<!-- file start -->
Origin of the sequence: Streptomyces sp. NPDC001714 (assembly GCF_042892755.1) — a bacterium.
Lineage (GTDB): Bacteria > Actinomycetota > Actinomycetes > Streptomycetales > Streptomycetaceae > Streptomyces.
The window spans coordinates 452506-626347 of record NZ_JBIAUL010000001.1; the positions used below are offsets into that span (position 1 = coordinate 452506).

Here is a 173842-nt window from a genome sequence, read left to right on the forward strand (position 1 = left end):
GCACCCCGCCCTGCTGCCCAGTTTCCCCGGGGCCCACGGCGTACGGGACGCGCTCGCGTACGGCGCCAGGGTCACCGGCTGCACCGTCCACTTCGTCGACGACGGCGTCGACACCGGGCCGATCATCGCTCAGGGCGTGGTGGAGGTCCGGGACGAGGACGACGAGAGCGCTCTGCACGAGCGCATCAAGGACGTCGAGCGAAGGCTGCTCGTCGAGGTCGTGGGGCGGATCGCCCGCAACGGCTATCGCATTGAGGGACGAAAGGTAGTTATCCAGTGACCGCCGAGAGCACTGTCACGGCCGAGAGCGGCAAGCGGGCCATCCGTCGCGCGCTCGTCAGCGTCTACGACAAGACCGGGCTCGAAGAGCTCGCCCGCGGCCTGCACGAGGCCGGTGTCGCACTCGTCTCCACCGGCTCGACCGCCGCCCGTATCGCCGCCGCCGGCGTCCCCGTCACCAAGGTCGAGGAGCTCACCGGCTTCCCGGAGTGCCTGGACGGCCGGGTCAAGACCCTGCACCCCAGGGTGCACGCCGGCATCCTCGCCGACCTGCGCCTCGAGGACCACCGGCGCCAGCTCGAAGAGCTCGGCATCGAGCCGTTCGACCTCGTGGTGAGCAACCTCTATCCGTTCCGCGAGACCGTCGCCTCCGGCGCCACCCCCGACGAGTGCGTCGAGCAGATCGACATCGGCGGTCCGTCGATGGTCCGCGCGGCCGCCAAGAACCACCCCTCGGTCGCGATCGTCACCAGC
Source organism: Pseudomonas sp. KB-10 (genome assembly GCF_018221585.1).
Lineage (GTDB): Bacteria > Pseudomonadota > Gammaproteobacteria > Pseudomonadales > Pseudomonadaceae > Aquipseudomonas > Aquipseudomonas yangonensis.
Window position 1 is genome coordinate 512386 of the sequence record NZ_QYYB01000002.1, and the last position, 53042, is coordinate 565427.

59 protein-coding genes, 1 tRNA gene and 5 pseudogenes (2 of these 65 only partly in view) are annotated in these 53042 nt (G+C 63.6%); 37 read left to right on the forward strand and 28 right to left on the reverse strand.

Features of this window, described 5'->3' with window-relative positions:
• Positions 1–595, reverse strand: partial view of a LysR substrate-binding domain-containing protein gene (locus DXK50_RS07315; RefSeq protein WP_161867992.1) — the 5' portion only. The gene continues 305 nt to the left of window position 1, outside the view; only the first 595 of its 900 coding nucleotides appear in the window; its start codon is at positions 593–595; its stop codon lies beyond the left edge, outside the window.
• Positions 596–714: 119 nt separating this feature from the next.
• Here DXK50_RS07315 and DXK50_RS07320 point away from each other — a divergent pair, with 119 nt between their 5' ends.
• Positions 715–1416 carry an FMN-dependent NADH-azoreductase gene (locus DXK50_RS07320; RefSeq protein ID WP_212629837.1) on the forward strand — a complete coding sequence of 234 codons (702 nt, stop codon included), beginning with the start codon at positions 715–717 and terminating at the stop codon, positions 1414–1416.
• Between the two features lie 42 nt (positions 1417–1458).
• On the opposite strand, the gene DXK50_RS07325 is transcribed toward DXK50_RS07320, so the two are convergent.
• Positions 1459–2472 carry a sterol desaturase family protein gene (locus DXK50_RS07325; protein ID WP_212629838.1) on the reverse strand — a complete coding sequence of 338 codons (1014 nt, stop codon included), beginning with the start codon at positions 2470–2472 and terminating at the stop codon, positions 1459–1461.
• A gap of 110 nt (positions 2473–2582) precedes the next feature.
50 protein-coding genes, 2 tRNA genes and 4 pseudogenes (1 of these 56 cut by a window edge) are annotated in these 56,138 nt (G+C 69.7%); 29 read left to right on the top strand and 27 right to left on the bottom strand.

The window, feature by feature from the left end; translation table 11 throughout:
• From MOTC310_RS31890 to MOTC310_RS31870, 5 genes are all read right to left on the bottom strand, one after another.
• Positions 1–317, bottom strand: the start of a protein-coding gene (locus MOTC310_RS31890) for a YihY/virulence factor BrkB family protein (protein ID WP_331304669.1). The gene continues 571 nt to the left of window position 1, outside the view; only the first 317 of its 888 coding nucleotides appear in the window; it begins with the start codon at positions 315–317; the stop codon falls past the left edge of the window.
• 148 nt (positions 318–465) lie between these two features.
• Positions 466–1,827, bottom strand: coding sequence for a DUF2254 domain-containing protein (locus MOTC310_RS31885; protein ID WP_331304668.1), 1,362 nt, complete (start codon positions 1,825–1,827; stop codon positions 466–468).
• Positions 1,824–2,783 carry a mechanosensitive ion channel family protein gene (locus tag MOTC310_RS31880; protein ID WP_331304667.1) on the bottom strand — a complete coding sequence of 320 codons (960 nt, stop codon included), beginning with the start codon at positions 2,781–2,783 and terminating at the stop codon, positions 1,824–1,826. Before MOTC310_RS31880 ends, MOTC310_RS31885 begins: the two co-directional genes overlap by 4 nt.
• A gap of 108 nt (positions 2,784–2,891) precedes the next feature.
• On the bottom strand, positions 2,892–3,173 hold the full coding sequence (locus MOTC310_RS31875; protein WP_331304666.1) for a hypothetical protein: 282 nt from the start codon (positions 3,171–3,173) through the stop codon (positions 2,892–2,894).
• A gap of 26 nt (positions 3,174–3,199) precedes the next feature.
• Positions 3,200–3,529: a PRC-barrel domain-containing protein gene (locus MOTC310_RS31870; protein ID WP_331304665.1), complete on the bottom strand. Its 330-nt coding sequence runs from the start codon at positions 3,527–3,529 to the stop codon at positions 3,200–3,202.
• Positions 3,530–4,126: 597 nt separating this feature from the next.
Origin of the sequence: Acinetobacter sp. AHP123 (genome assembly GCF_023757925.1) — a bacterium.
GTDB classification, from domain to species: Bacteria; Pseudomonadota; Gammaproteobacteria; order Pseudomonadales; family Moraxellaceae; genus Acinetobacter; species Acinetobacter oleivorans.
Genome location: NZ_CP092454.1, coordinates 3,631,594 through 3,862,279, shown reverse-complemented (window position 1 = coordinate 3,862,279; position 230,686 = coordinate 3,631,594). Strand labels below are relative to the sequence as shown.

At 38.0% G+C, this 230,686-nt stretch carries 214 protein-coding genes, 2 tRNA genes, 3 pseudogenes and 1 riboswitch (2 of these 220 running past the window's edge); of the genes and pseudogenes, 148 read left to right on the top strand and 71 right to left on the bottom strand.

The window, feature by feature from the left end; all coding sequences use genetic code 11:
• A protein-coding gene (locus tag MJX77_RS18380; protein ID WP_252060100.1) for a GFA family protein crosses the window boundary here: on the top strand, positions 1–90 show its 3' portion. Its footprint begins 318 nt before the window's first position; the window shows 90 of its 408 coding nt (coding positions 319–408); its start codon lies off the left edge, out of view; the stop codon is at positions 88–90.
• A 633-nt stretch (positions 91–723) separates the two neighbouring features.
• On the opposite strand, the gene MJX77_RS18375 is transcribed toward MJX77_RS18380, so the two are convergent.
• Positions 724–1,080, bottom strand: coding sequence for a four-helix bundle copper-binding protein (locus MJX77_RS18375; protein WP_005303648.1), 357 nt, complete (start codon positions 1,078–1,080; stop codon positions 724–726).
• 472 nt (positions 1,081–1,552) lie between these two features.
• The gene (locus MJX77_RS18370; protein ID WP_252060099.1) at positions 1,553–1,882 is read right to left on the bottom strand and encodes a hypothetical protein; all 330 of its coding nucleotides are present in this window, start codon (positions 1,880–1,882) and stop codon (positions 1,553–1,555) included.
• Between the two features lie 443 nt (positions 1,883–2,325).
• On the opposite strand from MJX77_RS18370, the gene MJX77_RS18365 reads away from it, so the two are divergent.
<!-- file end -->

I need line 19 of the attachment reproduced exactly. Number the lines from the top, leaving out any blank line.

50 protein-coding genes, 2 tRNA genes and 4 pseudogenes (1 of these 56 cut by a window edge) are annotated in these 56,138 nt (G+C 69.7%); 29 read left to right on the top strand and 27 right to left on the bottom strand.